Well like the Confidence 1s, I did find out that they can be quite fussy with speaker position. Even so, they withstand a closer boundary placement better than the C1.

I do not have an ultra high end setup, so I wonder if the differences will be more obvious in a better setup? As it stands, there is a difference, and for those who want a Home Theatre setup, there are no matching centre speakers for the Special Forty, so you have to step up to the Contours at least.

Now that will be interesting, seeing how the Specials compare with the Contours. The components are pretty similar, although the Contour 20 has a larger cabinet and is meant to please the bass heads more.

But given it’s pricing, it’s actually interesting that someone with deep pockets may consider using them as rear speakers in a Confidence or Contour based setup.

My final thoughts?

If you can only afford the Special Forty, you will be pretty pleased with them. The C1s have long been the bookshelf speaker that many aspire to own but now we have another two speakers jostling for the position of king of the bookshelf speakers from Dynaudio. The king should be worried, but it has just that much more, but it’s close enough to make them feel a little threatened... just a little..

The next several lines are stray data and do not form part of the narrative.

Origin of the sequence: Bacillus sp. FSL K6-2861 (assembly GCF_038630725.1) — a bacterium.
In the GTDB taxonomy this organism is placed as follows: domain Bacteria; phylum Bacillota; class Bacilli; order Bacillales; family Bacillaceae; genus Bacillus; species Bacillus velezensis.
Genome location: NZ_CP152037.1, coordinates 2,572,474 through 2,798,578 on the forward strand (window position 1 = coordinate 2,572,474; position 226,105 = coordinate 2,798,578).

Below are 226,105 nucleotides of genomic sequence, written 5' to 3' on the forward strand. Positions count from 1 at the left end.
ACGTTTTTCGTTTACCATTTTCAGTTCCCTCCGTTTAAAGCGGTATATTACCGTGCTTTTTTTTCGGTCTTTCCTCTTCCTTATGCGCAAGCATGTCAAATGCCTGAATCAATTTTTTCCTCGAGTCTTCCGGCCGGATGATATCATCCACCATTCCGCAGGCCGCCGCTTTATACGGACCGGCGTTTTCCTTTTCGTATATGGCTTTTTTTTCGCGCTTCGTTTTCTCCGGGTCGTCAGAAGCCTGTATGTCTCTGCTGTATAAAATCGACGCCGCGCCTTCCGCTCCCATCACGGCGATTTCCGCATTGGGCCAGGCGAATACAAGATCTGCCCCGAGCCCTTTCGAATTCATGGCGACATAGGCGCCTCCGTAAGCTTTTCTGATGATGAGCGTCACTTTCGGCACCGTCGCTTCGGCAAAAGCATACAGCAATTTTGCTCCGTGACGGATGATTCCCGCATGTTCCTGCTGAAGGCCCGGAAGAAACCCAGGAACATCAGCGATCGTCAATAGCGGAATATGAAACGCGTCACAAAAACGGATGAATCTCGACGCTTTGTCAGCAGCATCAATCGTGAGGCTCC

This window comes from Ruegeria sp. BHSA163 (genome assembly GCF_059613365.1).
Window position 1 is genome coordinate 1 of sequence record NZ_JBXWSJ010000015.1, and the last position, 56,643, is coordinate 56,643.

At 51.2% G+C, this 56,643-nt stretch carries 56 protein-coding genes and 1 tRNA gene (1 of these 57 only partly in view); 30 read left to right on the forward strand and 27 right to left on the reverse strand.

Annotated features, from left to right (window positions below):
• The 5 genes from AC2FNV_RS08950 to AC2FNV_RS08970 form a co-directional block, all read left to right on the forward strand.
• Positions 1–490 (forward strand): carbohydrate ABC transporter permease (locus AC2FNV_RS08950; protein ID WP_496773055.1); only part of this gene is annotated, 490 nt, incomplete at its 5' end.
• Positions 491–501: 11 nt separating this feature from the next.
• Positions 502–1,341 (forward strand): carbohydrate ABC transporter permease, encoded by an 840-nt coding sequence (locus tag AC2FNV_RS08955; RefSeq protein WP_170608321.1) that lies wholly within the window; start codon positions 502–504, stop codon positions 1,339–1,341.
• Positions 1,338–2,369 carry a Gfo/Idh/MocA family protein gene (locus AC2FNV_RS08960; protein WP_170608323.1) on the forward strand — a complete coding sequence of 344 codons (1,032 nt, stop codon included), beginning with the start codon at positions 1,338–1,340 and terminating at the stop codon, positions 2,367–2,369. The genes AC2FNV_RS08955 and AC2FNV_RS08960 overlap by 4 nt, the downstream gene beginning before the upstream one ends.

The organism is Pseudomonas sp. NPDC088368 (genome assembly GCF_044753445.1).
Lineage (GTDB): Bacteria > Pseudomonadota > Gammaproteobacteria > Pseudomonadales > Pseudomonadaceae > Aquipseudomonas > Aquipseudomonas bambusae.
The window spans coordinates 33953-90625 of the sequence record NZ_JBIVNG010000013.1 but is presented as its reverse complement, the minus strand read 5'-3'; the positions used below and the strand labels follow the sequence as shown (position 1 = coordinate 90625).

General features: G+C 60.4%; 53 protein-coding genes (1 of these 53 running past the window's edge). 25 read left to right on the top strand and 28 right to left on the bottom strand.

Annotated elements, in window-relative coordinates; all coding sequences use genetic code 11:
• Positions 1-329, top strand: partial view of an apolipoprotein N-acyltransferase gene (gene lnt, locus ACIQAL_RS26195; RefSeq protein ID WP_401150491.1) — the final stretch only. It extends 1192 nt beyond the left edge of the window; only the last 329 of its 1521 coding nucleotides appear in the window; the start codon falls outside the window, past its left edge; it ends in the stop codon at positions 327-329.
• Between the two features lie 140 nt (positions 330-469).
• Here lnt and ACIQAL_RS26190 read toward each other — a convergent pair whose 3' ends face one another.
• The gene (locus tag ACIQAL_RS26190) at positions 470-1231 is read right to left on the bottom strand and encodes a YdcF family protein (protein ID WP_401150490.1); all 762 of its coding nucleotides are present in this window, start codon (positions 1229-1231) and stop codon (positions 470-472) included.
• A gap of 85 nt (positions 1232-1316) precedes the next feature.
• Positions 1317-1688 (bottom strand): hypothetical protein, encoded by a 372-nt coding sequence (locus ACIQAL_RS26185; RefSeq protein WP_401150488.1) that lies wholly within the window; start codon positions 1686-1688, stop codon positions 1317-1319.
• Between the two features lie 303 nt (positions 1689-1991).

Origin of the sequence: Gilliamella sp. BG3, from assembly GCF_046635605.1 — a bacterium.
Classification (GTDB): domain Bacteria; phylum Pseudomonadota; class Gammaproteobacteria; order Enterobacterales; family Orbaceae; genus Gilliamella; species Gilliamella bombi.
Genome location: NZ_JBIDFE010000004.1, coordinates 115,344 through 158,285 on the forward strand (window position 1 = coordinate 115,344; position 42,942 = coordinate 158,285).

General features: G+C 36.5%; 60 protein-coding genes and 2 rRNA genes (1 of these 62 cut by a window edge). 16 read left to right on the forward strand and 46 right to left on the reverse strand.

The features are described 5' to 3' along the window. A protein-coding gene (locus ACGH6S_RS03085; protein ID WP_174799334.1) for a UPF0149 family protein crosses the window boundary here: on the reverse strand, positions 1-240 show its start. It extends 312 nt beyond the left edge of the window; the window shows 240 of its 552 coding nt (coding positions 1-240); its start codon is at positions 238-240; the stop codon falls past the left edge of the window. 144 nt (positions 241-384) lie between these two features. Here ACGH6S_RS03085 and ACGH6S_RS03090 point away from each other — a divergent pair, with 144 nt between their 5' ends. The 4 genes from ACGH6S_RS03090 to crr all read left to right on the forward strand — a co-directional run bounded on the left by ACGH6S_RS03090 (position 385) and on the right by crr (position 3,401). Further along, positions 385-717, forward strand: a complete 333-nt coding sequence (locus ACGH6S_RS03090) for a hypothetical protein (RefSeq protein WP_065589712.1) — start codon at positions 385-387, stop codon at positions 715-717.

I can safely say, if you have the 3000 Euros, it’s a very solid proposition, and there are some very sweet components inside. Run out and get a pair, or get two and hide one under your mattress for prosperity.. 

Pros:

Very forgiving nature
Not too hard to drive
Real scale and wonderful soundstage
Solid value for money

Cons:

Will not play to it’s best in a large room
No matching centre for expansion into a home theatre system
Limited color choices






____________________________________________________________
 I have no financial interest or other interests in any of the items / events I write about.